Wednesday, January 12, 2005

Joe Cuba Sextet - El Pito

Example Joe Cuba
If you grew up in the New York area, Latin music was pretty much summed up by the tempting but ultimately incomprehensible sounds of NY salsa radio stations on the streets of the city – punctuated by the heavily echoed, fast talking DJs who would anchor spaghetti strings of Spanish sentences with exclamations of “Yankee Stadium” or “Times Square”. That and the always entertaining world of Spanish TV – but that’s another post entirely. Back in the 60’s, several NY based Latin artists (many Puerto Rican, some Cuban) started to fuse the sounds of salsa with R&B and soul, resulting in the super-tasty sounds of the boogaloo. Cats like Ray Barretto, Joe Cuba, Larry Harlow (not himself a Hispanic but a master of the music), Mongo Santamaria, Ricardo Ray and Willie Bobo started (on labels like Fania, Tico and Allegre) cranking out some of the hottest grooves on 45. They combined black soul with clave and filled dance floors. At the time, in spite of the obvious high quality of the music many of these artists – who had been successful as purveyors of more “traditional” sounds – met resistance with some in the Latino community who saw all of this boogaloo and shingaling as a corruption of “real” music. Fortunately the music they were making had crossover success and artists like the Joe Cuba Sextet and Ray Barretto made it onto the pop charts. Joe Cuba (real name Gilbert Calderon, and a member of the Stickball Hall of Fame) had been releasing albums since the late 50’s before hitting in 1965 with ‘El Pito (I’ll Never Go Back To Georgia)’. Based on a chant from a Dizzy Gillespie song, the tune is a raving, soul-clapping burner featuring the vocals of Jimmy Sabater and Cheo Feliciano, plenty of Latin percussion and Cuba’s vibes. If ever a 45 had the power to get your toes tapping and your ass moving (hopefully at the same time) ‘El Pito’ is it. The Joe Cuba Sextet would hit it even bigger the following year with the international smash ‘Bang! Bang!’ (the LP ‘Wanted Dead or Alive’ (Bang! Bang! Push! Push!) also included the sublime Latin jazz of ‘Que Son Uno’) . The mid to late 60’s was the golden era for Latin soul, and it would be wise to seek out the sounds of cats like Ricardo Ray (who’s cover of ‘Nitty Gritty’ on Allegre is a killer), Ray Barretto (cuts like the monumental ‘Soul Drummers’ and his landmark ‘Acid’ LP which includes classics like ‘Hard Hands’ and ‘A Deeper Shade of Soul’), Mongo Santamaria (all of his Battle, Columbia and Atlantic recordings), Harvey Averne (on Fania and Atlantic), Willie Bobo (on Verve) and countless lesser known but no less amazing artists like the LeBron Brothers, Monguito Santamaria (son of Mongo), Kako, and The Latinaires. If you don’t have the time or cash to hunt down the original 45’s and LPs (and some of them pull extremely righteous coin) I’d suggest picking up some of the Boogaloo comps on the UK Harmless label and reissues of original Fania and Tico LPs, many of which are available over at DustyGroove.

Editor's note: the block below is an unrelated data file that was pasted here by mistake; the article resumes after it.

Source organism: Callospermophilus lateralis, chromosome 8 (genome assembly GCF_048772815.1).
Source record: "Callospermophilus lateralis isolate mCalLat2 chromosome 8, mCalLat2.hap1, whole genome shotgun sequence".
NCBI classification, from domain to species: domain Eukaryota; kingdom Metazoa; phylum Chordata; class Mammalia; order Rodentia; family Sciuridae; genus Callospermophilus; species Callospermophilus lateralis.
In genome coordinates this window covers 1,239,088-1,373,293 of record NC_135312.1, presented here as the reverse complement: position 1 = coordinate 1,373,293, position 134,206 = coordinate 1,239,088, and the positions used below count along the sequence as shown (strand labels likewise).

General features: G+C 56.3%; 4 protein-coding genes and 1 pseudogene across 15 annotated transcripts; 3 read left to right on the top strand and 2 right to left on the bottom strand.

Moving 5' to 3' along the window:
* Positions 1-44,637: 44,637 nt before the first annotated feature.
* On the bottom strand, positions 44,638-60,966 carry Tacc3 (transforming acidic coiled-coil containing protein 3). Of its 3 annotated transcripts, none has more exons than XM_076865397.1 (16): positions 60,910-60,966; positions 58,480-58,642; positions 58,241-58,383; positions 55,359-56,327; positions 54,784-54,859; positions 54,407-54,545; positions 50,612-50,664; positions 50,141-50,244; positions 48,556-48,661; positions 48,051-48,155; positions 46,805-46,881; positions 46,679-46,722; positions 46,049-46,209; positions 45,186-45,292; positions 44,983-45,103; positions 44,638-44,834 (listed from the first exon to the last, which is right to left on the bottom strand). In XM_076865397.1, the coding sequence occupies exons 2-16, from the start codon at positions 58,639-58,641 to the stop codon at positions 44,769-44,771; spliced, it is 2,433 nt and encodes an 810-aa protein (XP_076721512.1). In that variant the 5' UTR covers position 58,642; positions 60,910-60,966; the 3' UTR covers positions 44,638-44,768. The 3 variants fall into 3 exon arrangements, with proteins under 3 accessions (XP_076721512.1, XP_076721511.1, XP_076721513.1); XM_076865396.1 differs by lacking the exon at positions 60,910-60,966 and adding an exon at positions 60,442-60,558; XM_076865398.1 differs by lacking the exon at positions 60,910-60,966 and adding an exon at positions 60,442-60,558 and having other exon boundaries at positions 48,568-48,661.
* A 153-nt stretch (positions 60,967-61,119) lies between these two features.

Blogger Radicati1 said...

There are two Monguito Santamaria : the Mongo's son who had a musical career during the 70's as a salsero and the Monguito Santamaria who had a hit named "Hey! Sister" during the Boogaloo era. This is this second Monguito whose you are talking about in your article.

Thanks for your uncredible work in this blog.

7/22/2008 08:05:00 AM  

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